“We provide pizza in some of those circles just because we like to learn more about the space,” McCann said.

Yet despite what appears to be a pre-bull run for the NFT market, not everyone sees the momentum being sustained. Sara Gherghelas, a researcher at DappRadar, attributes the inflated demand for NFTs to the increase in Ether token prices and the holiday season.

“With Christmas coming soon, NFTs are up,” Gherghelas said. “Retail buyers might want to buy them as a present. NFTs are usually seen as a luxury item when you have money to spend.”

Gherghelas also pointed to Binance Holdings Ltd. and its former Chief Executive Officer Changpeng Zhao’s guilty pleas to anti-money laundering and US sanctions violations, in addition to recent layoffs at NFT companies OpenSea and Yuga Labs, as evidence of the woes that continue to plague the Web3 industry.

Read More: Binance Pleads Guilty, Loses CZ, Pays Fines to End Legal Woes

Bull run or not, crypto aficionados are making their presence known in Williamsburg, whether its the price of Bitcoin being written on the wall of Chalk Gyms, or the GHOST Williamsburg private-training business using a Web3-friendly xyz website domain.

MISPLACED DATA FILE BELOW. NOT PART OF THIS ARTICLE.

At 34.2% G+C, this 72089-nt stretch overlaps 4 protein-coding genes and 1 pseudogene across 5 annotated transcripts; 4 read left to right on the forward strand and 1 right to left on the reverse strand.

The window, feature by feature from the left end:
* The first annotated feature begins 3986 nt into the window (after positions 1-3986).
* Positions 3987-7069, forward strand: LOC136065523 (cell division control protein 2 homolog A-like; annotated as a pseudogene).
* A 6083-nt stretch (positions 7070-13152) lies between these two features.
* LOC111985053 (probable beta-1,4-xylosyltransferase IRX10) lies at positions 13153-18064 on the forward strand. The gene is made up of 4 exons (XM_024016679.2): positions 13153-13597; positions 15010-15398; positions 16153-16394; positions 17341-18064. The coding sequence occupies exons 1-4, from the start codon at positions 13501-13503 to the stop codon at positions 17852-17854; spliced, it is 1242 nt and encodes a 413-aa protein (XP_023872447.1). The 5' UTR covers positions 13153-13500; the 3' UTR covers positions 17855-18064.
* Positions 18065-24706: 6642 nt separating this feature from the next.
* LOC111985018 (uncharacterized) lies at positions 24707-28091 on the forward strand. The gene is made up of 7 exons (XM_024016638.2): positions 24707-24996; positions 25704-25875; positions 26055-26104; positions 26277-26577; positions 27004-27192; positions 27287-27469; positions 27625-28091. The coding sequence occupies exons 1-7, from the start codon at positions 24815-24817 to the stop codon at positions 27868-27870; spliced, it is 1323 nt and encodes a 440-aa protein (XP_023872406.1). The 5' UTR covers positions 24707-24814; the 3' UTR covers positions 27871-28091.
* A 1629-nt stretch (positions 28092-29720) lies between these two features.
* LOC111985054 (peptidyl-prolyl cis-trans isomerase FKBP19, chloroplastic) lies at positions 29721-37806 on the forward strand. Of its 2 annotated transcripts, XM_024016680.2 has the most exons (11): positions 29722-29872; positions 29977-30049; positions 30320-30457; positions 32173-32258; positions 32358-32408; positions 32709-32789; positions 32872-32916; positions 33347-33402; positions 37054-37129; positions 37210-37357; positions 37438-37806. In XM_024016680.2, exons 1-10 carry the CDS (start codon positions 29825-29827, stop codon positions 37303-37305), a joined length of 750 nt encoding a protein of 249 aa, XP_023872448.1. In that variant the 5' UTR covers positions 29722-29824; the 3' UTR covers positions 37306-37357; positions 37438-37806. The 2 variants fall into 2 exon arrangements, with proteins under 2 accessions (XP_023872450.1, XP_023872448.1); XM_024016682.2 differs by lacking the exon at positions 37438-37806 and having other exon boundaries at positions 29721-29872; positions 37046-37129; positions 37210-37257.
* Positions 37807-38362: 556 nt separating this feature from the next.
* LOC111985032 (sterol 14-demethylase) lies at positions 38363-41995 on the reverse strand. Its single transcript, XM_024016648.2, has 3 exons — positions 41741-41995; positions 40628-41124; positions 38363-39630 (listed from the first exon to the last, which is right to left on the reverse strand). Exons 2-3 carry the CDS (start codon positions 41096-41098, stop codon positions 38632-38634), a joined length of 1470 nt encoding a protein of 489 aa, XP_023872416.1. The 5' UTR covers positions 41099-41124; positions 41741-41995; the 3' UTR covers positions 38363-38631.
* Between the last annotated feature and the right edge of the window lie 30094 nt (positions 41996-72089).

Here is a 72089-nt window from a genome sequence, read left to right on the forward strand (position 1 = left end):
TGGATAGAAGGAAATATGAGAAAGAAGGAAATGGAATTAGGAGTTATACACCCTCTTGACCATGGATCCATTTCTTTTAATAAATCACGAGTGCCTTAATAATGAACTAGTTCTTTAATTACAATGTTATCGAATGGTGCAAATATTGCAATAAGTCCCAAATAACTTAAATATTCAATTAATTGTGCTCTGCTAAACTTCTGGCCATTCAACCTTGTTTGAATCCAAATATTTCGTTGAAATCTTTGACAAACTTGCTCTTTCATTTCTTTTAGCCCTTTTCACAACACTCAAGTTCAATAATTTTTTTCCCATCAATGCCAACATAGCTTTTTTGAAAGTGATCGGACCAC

Even a bathhouse in Williamsburg touches the crypto world. Jason Goodman co-founded Bathhouse in 2019 and two years later, as a “fun side project,” he decided to power the pools using Bitcoin mining rigs. The spa repurposes the excess heat produced from Bitcoin mining, which uses powerful computers that consume significant amounts of electricity to earn revenue by validating Bitcoin transactions.

Bathhouse earns just under one full Bitcoin per year, or about $39,000 at current prices, with nine mining rigs that run 24/7, according to Goodman. By the end of the year, the team plans to open a new location in Manhattan’s Flatiron District that will also be heated by Bitcoin mining. Although Goodman said he didn’t start mining Bitcoin to get rich or attract crypto enthusiasts, he assumed that Williamsburg residents would be interested. 

“There’s probably a demographic overlap between people who live in Williamsburg — those who are well-educated, and people in the creative industries that are free thinkers,” Goodman said. “It makes sense that people here are interested in crypto.”

“Silicon Valley got a little crowded,” said Daniel Lynch, a former Brooklyn resident and head of MetaMask institutional partnerships. “Williamsburg has that synthesis of, ‘I want to build an application, and I want to be stable, but I also don’t want to necessarily have to wear a suit every day.’”

With Bitcoin trading at an almost 19-month high and budding signs of an NFT revival, hope is growing in Williamsburg and beyond that those suits will remain hanging in the closets.